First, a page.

Posts Tagged ‘generative music’

Dictaphone cassette collage part 2

September 28, 2008

So, it’s been nearly a year since I first mentioned this technique, and since then, I’ve been in quite a few places and recorded a ton of audio snippets. Funny thing is, I’m still not even near filling up a tape, and at this point, I’m in no rush. I have however, ripped what i’ve done so far and edited it some, and i really like it. It’s strange listening back now, and not remembering what half of it even is. It’s a delightfully screwed-up ride through the past year of my life.

Once I was done, I wanted to hear it in stereo, so i chopped the track exactly in half and made a stereo file. This one is particularly enjoyable. I love the random sonic collisions that take place. Sometimes the placement of sounds is so perfect, I wonder if I some how composed it intuitively, but I know that’s just not possible.

So, now that i’ve gone and done this, I feel like I have finally gotten it out of my system, and I don’t really need to do it anymore. The funny thing is, that I can’t stop recording sounds! I may go back to the loop cassettes and start building a sound catalog, but I can’t help thinking I’ll wind up back on the same old tape, in exactly the place i left off, continuing the journey.

– Dictaphone Cassette Collage Mono

– Dictaphone Cassette Collage Stereo

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While my ipod gently weeps

May 23, 2008

I’m travelling and don’t have time for a full post, but I recorded this a couple days ago and wanted to get it up. I rather enjoy it. I hope you do too. More on when I get back.

– Untitled

Edit:

So in case you hadn’t guessed by the mp3 filename, this track was assembled in real-time, or as I implied, improvised by my ipod. I selected three sound files to use as material and chopped them up into individual sound events.  I also gave a similar treatment to about four minutes of absolute silence. I took the sounds and the silence and made a playlist on my ipod containing all of those fragments. I then set my ipod to play the playlist at random, and began recording. I did this twice, hence the stereo version above.

The sound sources were:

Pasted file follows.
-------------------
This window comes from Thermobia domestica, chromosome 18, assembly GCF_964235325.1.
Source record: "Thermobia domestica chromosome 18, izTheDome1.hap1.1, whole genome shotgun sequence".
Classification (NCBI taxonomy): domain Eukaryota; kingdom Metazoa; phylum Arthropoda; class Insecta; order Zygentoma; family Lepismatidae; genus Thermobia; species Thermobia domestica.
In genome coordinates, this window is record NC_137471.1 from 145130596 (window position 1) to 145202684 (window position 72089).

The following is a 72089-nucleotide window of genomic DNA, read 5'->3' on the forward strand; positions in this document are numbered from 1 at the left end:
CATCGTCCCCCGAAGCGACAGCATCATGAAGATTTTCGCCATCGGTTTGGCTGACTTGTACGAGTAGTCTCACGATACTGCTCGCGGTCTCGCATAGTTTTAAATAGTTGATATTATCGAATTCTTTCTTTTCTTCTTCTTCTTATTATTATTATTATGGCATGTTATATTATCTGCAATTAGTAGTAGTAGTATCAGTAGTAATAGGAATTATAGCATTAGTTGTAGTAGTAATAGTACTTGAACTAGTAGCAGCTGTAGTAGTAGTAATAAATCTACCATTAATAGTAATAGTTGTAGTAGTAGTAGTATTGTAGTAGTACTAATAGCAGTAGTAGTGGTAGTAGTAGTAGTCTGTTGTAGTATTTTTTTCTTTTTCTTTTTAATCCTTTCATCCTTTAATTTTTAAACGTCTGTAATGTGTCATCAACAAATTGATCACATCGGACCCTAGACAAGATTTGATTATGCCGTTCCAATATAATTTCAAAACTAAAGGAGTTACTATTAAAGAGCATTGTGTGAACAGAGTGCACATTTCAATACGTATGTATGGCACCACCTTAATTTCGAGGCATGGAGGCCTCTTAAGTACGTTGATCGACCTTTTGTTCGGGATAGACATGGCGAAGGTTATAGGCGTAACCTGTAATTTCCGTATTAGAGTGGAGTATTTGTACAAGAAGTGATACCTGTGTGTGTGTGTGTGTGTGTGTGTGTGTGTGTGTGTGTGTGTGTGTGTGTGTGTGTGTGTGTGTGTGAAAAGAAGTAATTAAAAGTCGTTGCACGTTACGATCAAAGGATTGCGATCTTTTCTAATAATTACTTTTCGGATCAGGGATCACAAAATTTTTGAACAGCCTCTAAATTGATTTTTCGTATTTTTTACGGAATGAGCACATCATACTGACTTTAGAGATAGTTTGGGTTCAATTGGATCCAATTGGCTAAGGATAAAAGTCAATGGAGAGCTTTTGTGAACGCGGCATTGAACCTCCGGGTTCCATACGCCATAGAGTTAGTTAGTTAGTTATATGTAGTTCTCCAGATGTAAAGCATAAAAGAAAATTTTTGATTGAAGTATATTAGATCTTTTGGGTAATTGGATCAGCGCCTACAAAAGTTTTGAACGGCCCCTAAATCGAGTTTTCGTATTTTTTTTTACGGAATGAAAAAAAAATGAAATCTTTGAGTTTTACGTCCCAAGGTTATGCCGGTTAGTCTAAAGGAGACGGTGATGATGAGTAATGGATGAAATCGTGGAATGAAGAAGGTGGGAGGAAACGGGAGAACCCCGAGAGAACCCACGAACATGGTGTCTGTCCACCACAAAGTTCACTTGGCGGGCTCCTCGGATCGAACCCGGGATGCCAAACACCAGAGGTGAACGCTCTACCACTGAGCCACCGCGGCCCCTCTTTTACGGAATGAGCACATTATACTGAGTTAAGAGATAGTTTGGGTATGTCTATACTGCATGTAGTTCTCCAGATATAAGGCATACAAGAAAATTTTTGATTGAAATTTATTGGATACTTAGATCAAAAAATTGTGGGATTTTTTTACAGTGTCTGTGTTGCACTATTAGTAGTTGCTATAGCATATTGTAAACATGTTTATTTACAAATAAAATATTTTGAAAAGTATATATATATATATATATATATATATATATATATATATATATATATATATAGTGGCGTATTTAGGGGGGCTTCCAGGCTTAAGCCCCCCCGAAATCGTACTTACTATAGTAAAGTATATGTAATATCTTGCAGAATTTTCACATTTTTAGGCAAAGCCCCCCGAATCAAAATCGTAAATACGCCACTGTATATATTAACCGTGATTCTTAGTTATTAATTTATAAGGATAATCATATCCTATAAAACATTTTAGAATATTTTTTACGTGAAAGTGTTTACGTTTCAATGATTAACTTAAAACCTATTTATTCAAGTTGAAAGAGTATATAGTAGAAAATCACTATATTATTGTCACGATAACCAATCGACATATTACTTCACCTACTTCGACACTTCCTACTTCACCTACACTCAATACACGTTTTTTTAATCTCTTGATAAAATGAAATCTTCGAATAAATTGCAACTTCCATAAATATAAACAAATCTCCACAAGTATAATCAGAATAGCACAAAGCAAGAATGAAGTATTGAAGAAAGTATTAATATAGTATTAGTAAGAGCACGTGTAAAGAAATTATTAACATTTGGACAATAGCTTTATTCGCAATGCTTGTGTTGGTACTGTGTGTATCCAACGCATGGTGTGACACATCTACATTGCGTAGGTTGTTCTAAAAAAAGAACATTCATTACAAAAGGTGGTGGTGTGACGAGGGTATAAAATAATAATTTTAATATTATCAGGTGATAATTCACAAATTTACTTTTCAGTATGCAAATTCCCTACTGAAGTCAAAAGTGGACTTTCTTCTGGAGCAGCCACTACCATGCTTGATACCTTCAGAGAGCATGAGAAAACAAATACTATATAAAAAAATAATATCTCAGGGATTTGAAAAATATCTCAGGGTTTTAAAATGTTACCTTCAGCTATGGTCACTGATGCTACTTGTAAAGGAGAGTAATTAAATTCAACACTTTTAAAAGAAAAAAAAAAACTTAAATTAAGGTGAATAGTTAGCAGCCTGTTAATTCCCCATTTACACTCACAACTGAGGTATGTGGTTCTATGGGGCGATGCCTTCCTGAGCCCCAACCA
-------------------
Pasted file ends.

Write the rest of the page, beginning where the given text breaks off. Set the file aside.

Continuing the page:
– The ambience and chatter preceding a musical performance I recently recorded.
– The sounds of my dogs wrestling, which i fed through noise removal software
– the sounds of an overtone sax thing i made 

I’m pretty impressed by the results, and I think I may be working in this way more in the future. I’m always intrigued when I hear sound events happening without the burden of the human perception of time. There can never be any real “groove” or “vibe” or “flow” to random sound, so you never get into a scenario of sound events being predictable, and i like this element of surprise.

I’m going to do another one of these soon, but with four tracks, each one a different instrument. I’m looking forward to hearing the outcome of that.

ATTACK! (for 5 skilled or unskilled performers)

May 7, 2008

Performers should select acoustic instruments or objects that can be struck, plucked, or otherwise sounded in such a way as to not produce a constant tone, but a clear attack and decay.

Instructions for performers:
– play one sound at a time and let it die out completely before making another one
– don’t play if anyone else is playing
– play as often as possible
– if two or more start at the same time, all but one must stifle their sound
– you may observe, but do not communiacte with the other performers
– play either for a predetermined amount of time, or until it is time to stop

Music for four performers and four laptops

May 4, 2008

All performers should be male, and should be selected because they have completed Mario Brothers previously. The four performers should perform in a rectangular (preferably square) room, with each performer positioned in each corner, facing inward.